Why are these allegations coming out now? Why has nobody taken legal action? And what happens next for the man once thought of as 'America's Dad'
Four years of excruciating seizures caused by the 1cm tapeworm found burrowing through a man's brain

You know that headache you’ve got?

Four years of excruciating seizures caused by the 1cm tapeworm found burrowing through a man's brain
Travelling to work by scooter is faster than walking and less sweaty than cycling, so why aren’t we all doing it?

Scoot commute

Travelling to work by scooter is faster than walking and less sweaty than cycling, so why aren’t we all doing it?
Paul Robeson: The story of how an American icon was driven to death to be told in film

The Paul Robeson story

How an American icon was driven to death to be told in film
10 best satellite navigation systems

Never get lost again: 10 best satellite navigation systems

Keep your vehicle going in the right direction with a clever device
Paul Scholes column: England must learn to keep possession and dictate games before they are exposed by the likes of Germany and Brazil

Paul Scholes column

England must learn to keep possession and dictate games before they are exposed by the likes of Germany and Brazil
Michael Dawson: I’ll thank Spurs after we win says defender as he prepares to return with Hull

Michael Dawson: I’ll thank Spurs after we win

Hull defender faces his struggling former club on Sunday ready to show what they are missing. But he says he will always be grateful to Tottenham
Frank Warren column: Dr Wu has big plans for the professionals yet he should stick to the amateur game

Frank Warren column

Dr Wu has big plans for the professionals yet he should stick to the amateur game
Synagogue attack: Fear unites both sides of Jerusalem as minister warns restoring quiet could take 'months'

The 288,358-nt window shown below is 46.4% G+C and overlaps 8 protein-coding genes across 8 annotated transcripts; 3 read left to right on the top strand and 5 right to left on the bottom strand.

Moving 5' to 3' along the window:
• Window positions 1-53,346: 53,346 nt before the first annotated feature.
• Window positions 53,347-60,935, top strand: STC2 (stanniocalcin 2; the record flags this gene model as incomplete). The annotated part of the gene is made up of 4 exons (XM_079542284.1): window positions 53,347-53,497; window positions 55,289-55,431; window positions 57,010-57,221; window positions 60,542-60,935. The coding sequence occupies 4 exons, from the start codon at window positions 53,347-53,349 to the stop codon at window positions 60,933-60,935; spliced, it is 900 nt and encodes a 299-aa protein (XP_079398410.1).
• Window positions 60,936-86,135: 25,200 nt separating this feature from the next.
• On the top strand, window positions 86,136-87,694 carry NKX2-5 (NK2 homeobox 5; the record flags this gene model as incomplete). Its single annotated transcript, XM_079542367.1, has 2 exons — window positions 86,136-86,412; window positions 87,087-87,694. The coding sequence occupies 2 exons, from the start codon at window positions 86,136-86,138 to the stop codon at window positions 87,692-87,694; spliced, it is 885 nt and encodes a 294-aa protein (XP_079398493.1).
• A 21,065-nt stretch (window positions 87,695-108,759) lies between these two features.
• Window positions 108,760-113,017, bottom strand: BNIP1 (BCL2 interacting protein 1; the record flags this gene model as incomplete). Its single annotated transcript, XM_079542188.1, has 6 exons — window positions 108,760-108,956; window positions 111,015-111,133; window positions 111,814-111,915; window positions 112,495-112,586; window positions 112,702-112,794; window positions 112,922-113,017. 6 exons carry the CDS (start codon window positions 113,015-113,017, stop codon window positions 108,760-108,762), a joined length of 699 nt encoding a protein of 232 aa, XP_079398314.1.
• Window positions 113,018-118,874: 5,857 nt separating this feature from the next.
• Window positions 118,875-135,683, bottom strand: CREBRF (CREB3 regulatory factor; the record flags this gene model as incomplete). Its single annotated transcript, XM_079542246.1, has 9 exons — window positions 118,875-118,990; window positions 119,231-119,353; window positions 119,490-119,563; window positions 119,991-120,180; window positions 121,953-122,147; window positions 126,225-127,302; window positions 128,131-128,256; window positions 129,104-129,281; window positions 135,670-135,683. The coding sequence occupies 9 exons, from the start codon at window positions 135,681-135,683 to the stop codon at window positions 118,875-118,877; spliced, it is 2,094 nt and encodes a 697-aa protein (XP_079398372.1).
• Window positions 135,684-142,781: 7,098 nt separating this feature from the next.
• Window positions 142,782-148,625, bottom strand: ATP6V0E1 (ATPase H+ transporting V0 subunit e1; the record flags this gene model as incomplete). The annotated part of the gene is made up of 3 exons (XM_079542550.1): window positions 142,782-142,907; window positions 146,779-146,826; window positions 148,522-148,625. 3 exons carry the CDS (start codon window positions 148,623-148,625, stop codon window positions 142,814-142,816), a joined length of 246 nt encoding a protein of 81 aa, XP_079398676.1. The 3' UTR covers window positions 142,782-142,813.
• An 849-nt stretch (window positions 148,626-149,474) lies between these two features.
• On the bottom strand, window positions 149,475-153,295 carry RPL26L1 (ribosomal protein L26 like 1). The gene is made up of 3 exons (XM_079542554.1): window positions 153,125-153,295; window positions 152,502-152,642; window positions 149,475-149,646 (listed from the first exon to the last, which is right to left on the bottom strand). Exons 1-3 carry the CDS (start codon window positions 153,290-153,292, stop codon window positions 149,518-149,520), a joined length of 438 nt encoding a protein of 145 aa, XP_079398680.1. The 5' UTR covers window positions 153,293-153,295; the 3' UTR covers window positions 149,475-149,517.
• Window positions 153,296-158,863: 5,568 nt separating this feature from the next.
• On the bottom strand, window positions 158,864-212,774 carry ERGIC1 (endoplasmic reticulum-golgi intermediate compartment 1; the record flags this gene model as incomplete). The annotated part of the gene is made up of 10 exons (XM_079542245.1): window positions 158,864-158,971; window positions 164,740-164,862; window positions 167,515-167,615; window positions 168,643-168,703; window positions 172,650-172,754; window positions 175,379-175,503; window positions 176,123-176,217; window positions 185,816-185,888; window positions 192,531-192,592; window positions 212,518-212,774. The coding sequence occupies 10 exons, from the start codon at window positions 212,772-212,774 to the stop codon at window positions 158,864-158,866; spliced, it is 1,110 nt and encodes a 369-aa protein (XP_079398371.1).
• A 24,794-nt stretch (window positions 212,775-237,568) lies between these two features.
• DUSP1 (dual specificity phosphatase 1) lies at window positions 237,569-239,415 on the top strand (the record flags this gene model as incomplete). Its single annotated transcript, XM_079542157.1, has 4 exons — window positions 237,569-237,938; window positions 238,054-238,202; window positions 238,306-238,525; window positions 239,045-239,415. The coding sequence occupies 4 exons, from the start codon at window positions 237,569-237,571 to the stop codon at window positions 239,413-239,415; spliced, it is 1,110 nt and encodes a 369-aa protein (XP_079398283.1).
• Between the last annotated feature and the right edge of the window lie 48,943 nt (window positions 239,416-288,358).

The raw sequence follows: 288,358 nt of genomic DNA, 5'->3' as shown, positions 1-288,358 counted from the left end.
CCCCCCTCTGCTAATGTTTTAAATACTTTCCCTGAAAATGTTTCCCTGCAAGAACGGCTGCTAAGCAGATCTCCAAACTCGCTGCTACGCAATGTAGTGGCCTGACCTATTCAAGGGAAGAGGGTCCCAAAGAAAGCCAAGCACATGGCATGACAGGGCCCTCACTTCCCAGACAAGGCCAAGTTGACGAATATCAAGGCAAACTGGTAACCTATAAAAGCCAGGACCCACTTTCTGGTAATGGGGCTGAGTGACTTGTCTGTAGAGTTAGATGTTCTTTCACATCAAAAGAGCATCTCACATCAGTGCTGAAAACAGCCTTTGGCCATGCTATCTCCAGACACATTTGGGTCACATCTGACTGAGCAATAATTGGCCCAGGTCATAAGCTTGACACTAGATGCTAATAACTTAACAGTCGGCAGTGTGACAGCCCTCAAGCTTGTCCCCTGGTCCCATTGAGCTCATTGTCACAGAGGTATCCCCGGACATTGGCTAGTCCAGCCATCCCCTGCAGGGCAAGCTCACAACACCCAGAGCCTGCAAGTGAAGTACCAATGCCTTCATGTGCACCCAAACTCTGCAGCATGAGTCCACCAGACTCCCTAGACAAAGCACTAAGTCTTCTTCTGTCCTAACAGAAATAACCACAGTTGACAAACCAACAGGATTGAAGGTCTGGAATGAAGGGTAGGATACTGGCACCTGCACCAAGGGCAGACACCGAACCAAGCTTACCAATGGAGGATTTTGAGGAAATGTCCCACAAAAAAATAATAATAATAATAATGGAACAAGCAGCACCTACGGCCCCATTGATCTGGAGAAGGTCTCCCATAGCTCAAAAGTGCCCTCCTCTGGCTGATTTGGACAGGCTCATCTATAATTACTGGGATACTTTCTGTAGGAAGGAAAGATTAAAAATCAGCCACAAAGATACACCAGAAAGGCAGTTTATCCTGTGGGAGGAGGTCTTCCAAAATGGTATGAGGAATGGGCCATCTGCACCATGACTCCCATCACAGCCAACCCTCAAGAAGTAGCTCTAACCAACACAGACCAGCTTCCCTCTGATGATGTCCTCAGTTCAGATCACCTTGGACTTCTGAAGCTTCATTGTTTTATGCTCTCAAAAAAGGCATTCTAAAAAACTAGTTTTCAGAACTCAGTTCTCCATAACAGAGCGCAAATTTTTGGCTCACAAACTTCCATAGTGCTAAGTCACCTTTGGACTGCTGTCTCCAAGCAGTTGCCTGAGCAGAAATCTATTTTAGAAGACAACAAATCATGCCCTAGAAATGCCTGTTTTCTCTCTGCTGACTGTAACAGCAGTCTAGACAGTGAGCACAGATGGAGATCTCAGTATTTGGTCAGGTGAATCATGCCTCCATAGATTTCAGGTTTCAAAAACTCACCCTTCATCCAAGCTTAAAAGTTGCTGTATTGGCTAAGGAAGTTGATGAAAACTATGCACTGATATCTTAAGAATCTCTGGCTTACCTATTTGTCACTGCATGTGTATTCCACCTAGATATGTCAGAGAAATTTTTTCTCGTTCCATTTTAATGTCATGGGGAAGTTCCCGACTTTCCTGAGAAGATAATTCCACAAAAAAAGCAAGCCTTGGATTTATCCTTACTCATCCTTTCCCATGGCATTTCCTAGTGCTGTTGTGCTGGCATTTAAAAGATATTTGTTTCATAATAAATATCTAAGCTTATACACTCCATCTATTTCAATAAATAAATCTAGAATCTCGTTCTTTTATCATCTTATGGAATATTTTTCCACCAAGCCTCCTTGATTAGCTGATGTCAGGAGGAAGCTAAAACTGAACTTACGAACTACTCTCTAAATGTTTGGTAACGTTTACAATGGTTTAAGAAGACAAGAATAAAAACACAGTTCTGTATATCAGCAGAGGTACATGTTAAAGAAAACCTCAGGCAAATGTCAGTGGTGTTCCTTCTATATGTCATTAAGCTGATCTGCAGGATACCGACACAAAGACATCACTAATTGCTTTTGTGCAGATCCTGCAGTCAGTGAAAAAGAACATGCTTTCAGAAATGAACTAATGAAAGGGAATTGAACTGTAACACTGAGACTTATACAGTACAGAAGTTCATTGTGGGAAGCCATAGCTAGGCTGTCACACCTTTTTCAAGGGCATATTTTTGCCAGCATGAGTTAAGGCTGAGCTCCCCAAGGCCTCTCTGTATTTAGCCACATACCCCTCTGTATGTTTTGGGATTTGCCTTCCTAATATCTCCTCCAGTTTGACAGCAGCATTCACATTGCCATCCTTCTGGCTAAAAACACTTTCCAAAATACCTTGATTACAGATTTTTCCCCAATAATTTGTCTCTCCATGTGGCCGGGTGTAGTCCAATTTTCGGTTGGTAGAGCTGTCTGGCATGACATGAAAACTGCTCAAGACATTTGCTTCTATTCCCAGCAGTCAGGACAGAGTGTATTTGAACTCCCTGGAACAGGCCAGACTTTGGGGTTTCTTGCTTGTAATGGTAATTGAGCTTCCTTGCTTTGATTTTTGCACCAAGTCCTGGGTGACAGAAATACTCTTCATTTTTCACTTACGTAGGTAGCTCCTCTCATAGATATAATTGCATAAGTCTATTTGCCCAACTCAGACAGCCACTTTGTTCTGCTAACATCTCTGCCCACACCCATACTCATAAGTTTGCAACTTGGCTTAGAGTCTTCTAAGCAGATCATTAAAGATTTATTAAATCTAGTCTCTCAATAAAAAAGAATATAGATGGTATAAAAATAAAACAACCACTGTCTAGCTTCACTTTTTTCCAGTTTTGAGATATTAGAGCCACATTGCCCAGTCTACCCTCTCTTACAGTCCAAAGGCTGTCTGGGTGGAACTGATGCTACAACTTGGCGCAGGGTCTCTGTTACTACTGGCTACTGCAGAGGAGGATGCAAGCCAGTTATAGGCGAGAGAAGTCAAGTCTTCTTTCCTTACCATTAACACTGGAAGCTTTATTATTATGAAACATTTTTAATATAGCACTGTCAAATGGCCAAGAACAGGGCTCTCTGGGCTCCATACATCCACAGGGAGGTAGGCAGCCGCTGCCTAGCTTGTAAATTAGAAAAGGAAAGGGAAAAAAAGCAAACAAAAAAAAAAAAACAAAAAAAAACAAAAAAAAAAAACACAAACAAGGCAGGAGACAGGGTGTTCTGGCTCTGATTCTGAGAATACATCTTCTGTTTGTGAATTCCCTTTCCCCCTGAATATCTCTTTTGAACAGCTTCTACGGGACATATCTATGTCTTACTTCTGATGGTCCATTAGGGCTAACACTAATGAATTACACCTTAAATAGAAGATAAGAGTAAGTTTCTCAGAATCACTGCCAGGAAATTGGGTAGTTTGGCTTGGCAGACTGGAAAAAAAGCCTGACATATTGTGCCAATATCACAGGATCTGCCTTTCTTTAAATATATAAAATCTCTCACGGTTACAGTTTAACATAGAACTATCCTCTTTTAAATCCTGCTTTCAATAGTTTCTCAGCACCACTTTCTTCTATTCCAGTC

Terror unites Jerusalem after synagogue attack

Rising violence and increased police patrols have left residents of all faiths looking over their shoulders
Medecins sans Frontieres: The Ebola crisis has them in the headlines, but their work goes far beyond West Africa

'How do you carry on? You have to...'

The Ebola crisis has Medecins sans Frontieres in the headlines, but their work goes far beyond West Africa
Isis extends its deadly reach with suicide bombing in Kurdish capital

Isis extends its deadly reach with suicide bombing in Kurdish capital

Residents in what was Iraq’s safest city fear an increase in jihadist attacks, reports Patrick Cockburn
Underwater photography competition winners 2014 - in pictures

'Mysterious and inviting' shot of diver wins photography competition

Stunning image of cenote in Mexico takes top prize
Sir John Major: Negative West End portrayals of politicians put people off voting

Sir John Major hits out at theatres

Negative West End portrayals of politicians put people off voting
Kicking Barbie's butt: How the growth of 3D printing enabled me to make an army of custom-made figurines

Kicking Barbie's butt

How the growth of 3D printing enabled toy-designer to make an army of custom-made figurines